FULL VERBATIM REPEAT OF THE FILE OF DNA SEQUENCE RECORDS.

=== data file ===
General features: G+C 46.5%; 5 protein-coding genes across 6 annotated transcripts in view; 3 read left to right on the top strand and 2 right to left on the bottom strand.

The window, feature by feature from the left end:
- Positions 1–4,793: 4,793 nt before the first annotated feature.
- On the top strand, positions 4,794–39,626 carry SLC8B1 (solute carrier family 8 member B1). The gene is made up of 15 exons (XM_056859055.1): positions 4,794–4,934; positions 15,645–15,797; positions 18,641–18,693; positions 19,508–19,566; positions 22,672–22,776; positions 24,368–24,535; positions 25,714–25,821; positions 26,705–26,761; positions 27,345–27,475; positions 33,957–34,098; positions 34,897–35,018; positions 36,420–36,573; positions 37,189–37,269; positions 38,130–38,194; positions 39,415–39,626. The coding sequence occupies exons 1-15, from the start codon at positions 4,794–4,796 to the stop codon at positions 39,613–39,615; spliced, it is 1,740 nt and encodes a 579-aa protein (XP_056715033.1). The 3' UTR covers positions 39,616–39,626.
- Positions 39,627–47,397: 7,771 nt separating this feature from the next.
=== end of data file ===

General features: G+C 46.5%; 5 protein-coding genes across 6 annotated transcripts in view; 3 read left to right on the top strand and 2 right to left on the bottom strand.

The window, feature by feature from the left end:
- Positions 1–4,793: 4,793 nt before the first annotated feature.
- On the top strand, positions 4,794–39,626 carry SLC8B1 (solute carrier family 8 member B1). The gene is made up of 15 exons (XM_056859055.1): positions 4,794–4,934; positions 15,645–15,797; positions 18,641–18,693; positions 19,508–19,566; positions 22,672–22,776; positions 24,368–24,535; positions 25,714–25,821; positions 26,705–26,761; positions 27,345–27,475; positions 33,957–34,098; positions 34,897–35,018; positions 36,420–36,573; positions 37,189–37,269; positions 38,130–38,194; positions 39,415–39,626. The coding sequence occupies exons 1-15, from the start codon at positions 4,794–4,796 to the stop codon at positions 39,613–39,615; spliced, it is 1,740 nt and encodes a 579-aa protein (XP_056715033.1). The 3' UTR covers positions 39,616–39,626.
- Positions 39,627–47,397: 7,771 nt separating this feature from the next.